I see from the NYT that the reforms Bolton was supposed to work on have mostly been agreed already. Bolton will arrive just in time to claim the credit. Nice work. As for the reforms, they are really earth-shattering. Japan will get a seat on the Security Council. And the human-rights whatya-macallit that the Libyans chair is being shut down. And an American has got the job of checking the Secretary General's accounts.

Now that's really going to put the cat among the pigeons, isn't it? Bad guys of the world, tremble in your boots. The leaner, meaner UN is coming to get you. John Bolton is going to kick in the door of the saloon while the Japanese ambassador guards the back. There's no escape.

Slartibartfast and Von, sensibly, have their heads under the pillow. Pillows. Unless they're sharing one.

No need to be petty, Jesurgislac. Even disregarding your penchance for needless pettiness, this was uncalled-for. I've expressed no opinion in this matter simply because I don't feel that I've got a sufficiently informed one, which is an option you might want to investigate for yourself.

I've expressed no opinion in this matter simply because I don't feel that I've got a sufficiently informed one

I can see having no opinion on Bolton's fitness for the post given the stonewalling by the admin on releasing the requested documents. Even though I feel there's already been sufficient evidence to show his unfitness, I can understand someone feeling differently about it.

But do you really have no opinion on whether the recess appointment is a good idea or not?

I can see having no opinion on

Well, I didn't exactly say no opinion, now, did I? Go back up, reread, and think again.

But do you really have no opinion on whether the recess appointment is a good idea or not?

Putting aside the no opinion conclusion: are you asking whether I think recess appointments ought be allowed in general, or are you asking whether I think they ought to be disallowed in this particular instance?

Slarti: No need to be petty, Jesurgislac.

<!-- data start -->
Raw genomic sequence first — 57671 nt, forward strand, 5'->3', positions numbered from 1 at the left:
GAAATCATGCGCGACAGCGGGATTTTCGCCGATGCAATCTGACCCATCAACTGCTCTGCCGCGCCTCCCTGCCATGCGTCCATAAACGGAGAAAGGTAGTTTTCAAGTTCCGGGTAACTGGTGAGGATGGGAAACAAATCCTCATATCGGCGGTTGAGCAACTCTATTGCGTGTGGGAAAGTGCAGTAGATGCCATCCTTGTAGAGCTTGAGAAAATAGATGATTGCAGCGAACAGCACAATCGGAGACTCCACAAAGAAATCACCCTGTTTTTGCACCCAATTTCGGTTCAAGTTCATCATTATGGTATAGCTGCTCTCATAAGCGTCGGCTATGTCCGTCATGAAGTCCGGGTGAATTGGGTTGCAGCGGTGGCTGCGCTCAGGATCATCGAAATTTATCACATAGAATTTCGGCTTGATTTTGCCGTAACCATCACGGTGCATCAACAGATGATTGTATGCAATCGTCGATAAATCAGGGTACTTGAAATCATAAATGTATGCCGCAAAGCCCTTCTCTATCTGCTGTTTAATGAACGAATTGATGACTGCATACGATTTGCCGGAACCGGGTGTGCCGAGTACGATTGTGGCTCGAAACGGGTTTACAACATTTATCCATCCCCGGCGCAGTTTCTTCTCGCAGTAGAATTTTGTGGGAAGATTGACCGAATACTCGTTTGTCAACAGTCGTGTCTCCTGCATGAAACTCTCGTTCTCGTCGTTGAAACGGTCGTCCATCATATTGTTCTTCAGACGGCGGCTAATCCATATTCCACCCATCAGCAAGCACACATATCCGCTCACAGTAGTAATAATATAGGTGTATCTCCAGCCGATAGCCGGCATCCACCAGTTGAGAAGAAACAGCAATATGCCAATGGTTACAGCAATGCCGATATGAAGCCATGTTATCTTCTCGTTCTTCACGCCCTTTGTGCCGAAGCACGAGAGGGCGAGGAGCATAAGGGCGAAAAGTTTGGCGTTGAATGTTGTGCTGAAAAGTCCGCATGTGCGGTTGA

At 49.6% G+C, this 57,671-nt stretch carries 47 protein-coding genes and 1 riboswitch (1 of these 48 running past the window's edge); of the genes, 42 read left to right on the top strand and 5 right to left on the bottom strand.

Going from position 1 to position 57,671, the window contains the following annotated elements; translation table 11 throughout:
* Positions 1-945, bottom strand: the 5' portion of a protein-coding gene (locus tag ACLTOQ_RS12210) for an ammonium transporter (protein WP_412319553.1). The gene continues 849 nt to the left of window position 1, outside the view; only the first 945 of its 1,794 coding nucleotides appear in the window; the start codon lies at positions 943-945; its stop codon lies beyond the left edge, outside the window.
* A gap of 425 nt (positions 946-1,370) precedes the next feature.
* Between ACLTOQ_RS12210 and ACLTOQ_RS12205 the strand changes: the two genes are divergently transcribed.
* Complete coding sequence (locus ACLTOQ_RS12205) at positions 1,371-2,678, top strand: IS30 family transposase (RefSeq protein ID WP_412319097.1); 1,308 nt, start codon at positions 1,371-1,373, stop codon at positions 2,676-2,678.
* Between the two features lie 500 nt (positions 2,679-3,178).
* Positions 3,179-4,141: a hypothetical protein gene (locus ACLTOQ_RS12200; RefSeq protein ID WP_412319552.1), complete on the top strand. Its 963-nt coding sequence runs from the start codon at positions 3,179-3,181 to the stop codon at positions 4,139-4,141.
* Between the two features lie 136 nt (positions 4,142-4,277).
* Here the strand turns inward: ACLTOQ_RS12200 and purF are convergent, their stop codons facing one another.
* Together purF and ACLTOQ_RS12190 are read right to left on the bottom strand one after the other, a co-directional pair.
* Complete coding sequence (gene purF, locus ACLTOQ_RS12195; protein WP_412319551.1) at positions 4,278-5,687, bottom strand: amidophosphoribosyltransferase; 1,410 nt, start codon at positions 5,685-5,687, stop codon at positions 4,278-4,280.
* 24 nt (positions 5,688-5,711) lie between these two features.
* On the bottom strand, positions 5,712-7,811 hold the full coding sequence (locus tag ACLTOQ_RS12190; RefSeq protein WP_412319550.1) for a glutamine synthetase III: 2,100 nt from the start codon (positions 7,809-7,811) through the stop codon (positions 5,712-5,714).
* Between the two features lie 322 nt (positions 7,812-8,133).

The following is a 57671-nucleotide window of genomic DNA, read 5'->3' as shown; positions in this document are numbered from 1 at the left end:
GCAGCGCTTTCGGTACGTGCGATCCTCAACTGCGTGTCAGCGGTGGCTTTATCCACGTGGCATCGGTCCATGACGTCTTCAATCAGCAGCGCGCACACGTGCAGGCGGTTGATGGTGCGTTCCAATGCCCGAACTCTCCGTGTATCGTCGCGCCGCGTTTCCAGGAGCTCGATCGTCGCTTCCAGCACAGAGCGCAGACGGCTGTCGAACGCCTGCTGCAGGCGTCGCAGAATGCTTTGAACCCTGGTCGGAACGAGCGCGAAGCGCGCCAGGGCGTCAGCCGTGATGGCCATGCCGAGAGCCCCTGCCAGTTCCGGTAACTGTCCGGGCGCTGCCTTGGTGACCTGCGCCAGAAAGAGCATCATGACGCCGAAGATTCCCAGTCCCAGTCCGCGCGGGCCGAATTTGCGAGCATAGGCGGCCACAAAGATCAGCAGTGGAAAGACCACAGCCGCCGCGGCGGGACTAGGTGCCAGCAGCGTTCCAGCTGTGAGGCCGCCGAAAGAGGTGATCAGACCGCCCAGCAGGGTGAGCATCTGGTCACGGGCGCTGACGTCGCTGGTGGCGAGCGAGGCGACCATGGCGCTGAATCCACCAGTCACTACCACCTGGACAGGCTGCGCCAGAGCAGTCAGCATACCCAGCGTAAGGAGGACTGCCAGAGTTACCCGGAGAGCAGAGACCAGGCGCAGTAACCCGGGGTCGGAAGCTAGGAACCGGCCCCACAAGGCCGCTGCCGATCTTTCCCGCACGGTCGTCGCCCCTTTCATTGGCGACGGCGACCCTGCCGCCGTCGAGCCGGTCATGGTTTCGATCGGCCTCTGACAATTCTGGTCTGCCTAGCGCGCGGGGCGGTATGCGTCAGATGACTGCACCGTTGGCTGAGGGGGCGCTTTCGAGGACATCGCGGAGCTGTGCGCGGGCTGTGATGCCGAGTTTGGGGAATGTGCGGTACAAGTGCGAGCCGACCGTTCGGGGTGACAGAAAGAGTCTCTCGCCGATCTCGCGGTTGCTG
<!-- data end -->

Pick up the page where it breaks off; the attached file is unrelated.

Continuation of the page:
You're right: I ought not to have niggled you and Von for having no comment to make.

Sorry for that. I equated not having a sufficiently informed opinion to having none.

Regarding the recess appointments, I'm referring to whether it's a good idea in this instance. Not whether or not they should be allowed. It's the Presidents prerogative to take this action and I'm not criticizing the tactic per se.

However, circumventing legitimate bipartisan concerns about his fitness for the post is going to waste even more of Bush's "political capital", apparently for no reason other than an opportunity to thumb his nose at the Senate.

It's lead to installing an ambassador who's politically damaged and almost certainly going to be viewed as illegitimate (debateable concern) and temporary (indisputable fact). Do you think he's going to be doing any reforming under these current circumstances? I know you're no longer claiming the Republican party, but do you feel the preservation of this win at all costs mentality is a worthy goal?

As an aside, it astounds me that there are posters on this board who think appointing a misanthrope as U.N. ambassador is a recipie for reform.

"Sebastian's public opposition to democracy and support for terrorism may explain his hatred for the UN."

That's ok, your desire that we not invade Afghanistan after 9-11 explains a lot too. Shall I describe that as support for the Taliban? Was it?

I missed that, Sebastian. Why, that looks like, among other things too rude to mention, a posting rules violation.

"The three I remember are the world wars which didn't follow the Soviet invasion of Hungary, the Suez crisis and the Cuban missile crisis."

You count those as UN successes? Your best argument would be the Cuban missile crisis, and even in that the necessity for UN existance to get to the same resolution in much the same way is highly doubtful.

after which his Filipino friends asked him very nicely to never come back again so they could stop having revolutions ;)

Heh. :)
So what does your dad think? Is Bush not a perfect Marcos clone when it comes to crony capitalism?